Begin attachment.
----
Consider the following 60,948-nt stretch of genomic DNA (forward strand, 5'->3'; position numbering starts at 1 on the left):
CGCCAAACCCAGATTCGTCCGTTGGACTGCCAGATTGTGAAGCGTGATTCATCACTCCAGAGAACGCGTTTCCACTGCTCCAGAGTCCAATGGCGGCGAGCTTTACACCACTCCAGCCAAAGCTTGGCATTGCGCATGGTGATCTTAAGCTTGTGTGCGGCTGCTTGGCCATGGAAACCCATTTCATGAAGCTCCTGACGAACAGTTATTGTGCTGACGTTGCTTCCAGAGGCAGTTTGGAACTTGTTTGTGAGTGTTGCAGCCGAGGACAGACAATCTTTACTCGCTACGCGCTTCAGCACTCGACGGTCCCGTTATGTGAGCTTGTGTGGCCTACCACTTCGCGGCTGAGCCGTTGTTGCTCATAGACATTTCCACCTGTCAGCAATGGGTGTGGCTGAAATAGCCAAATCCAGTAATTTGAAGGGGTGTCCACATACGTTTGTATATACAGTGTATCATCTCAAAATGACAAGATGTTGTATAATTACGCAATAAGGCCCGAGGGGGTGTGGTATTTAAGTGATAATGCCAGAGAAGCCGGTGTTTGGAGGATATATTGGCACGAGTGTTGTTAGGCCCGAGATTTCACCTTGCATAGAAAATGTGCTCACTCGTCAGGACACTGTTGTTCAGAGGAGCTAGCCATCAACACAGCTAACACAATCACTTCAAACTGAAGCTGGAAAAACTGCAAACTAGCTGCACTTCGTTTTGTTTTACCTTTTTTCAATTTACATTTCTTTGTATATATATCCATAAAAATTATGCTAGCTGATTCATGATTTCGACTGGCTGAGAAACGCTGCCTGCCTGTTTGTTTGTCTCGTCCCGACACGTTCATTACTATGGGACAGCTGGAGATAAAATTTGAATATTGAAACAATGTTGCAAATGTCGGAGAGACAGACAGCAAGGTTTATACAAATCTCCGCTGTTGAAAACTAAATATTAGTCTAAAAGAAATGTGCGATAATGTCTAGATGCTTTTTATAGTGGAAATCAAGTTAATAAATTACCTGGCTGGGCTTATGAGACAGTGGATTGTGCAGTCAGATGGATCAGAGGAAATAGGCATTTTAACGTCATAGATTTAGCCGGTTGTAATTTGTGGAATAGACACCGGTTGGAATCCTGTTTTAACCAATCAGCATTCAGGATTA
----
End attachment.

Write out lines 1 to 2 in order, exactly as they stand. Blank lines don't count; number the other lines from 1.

Consider the following 60,948-nt stretch of genomic DNA (forward strand, 5'->3'; position numbering starts at 1 on the left):
CGCCAAACCCAGATTCGTCCGTTGGACTGCCAGATTGTGAAGCGTGATTCATCACTCCAGAGAACGCGTTTCCACTGCTCCAGAGTCCAATGGCGGCGAGCTTTACACCACTCCAGCCAAAGCTTGGCATTGCGCATGGTGATCTTAAGCTTGTGTGCGGCTGCTTGGCCATGGAAACCCATTTCATGAAGCTCCTGACGAACAGTTATTGTGCTGACGTTGCTTCCAGAGGCAGTTTGGAACTTGTTTGTGAGTGTTGCAGCCGAGGACAGACAATCTTTACTCGCTACGCGCTTCAGCACTCGACGGTCCCGTTATGTGAGCTTGTGTGGCCTACCACTTCGCGGCTGAGCCGTTGTTGCTCATAGACATTTCCACCTGTCAGCAATGGGTGTGGCTGAAATAGCCAAATCCAGTAATTTGAAGGGGTGTCCACATACGTTTGTATATACAGTGTATCATCTCAAAATGACAAGATGTTGTATAATTACGCAATAAGGCCCGAGGGGGTGTGGTATTTAAGTGATAATGCCAGAGAAGCCGGTGTTTGGAGGATATATTGGCACGAGTGTTGTTAGGCCCGAGATTTCACCTTGCATAGAAAATGTGCTCACTCGTCAGGACACTGTTGTTCAGAGGAGCTAGCCATCAACACAGCTAACACAATCACTTCAAACTGAAGCTGGAAAAACTGCAAACTAGCTGCACTTCGTTTTGTTTTACCTTTTTTCAATTTACATTTCTTTGTATATATATCCATAAAAATTATGCTAGCTGATTCATGATTTCGACTGGCTGAGAAACGCTGCCTGCCTGTTTGTTTGTCTCGTCCCGACACGTTCATTACTATGGGACAGCTGGAGATAAAATTTGAATATTGAAACAATGTTGCAAATGTCGGAGAGACAGACAGCAAGGTTTATACAAATCTCCGCTGTTGAAAACTAAATATTAGTCTAAAAGAAATGTGCGATAATGTCTAGATGCTTTTTATAGTGGAAATCAAGTTAATAAATTACCTGGCTGGGCTTATGAGACAGTGGATTGTGCAGTCAGATGGATCAGAGGAAATAGGCATTTTAACGTCATAGATTTAGCCGGTTGTAATTTGTGGAATAGACACCGGTTGGAATCCTGTTTTAACCAATCAGCATTCAGGATTA